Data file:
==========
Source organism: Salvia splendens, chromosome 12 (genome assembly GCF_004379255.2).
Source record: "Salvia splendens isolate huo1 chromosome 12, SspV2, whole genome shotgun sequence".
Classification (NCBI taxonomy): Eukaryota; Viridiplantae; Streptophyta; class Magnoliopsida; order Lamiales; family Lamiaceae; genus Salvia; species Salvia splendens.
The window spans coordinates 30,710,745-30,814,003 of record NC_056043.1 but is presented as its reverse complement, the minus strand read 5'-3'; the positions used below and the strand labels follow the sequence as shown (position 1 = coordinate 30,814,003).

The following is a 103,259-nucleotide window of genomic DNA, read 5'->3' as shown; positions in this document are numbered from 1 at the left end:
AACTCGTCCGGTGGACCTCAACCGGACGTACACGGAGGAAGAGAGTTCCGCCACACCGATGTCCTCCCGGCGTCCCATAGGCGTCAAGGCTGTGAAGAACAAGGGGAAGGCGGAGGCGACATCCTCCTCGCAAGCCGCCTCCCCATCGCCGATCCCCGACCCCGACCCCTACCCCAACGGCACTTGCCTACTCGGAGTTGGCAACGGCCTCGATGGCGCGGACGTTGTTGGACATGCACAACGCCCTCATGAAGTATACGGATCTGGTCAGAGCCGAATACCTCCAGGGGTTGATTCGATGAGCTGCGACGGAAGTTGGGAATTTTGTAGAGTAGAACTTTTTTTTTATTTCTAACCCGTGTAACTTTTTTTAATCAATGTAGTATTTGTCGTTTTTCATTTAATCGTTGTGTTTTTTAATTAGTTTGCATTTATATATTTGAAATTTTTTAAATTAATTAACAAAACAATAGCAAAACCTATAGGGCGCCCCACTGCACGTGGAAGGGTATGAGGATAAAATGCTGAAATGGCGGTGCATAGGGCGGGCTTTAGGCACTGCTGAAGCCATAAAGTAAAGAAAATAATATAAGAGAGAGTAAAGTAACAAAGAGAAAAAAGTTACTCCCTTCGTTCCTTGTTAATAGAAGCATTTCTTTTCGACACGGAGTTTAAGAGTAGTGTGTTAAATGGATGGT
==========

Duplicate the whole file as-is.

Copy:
Source organism: Salvia splendens, chromosome 12 (genome assembly GCF_004379255.2).
Source record: "Salvia splendens isolate huo1 chromosome 12, SspV2, whole genome shotgun sequence".
Classification (NCBI taxonomy): Eukaryota; Viridiplantae; Streptophyta; class Magnoliopsida; order Lamiales; family Lamiaceae; genus Salvia; species Salvia splendens.
The window spans coordinates 30,710,745-30,814,003 of record NC_056043.1 but is presented as its reverse complement, the minus strand read 5'-3'; the positions used below and the strand labels follow the sequence as shown (position 1 = coordinate 30,814,003).

The following is a 103,259-nucleotide window of genomic DNA, read 5'->3' as shown; positions in this document are numbered from 1 at the left end:
AACTCGTCCGGTGGACCTCAACCGGACGTACACGGAGGAAGAGAGTTCCGCCACACCGATGTCCTCCCGGCGTCCCATAGGCGTCAAGGCTGTGAAGAACAAGGGGAAGGCGGAGGCGACATCCTCCTCGCAAGCCGCCTCCCCATCGCCGATCCCCGACCCCGACCCCTACCCCAACGGCACTTGCCTACTCGGAGTTGGCAACGGCCTCGATGGCGCGGACGTTGTTGGACATGCACAACGCCCTCATGAAGTATACGGATCTGGTCAGAGCCGAATACCTCCAGGGGTTGATTCGATGAGCTGCGACGGAAGTTGGGAATTTTGTAGAGTAGAACTTTTTTTTTATTTCTAACCCGTGTAACTTTTTTTAATCAATGTAGTATTTGTCGTTTTTCATTTAATCGTTGTGTTTTTTAATTAGTTTGCATTTATATATTTGAAATTTTTTAAATTAATTAACAAAACAATAGCAAAACCTATAGGGCGCCCCACTGCACGTGGAAGGGTATGAGGATAAAATGCTGAAATGGCGGTGCATAGGGCGGGCTTTAGGCACTGCTGAAGCCATAAAGTAAAGAAAATAATATAAGAGAGAGTAAAGTAACAAAGAGAAAAAAGTTACTCCCTTCGTTCCTTGTTAATAGAAGCATTTCTTTTCGACACGGAGTTTAAGAGTAGTGTGTTAAATGGATGGT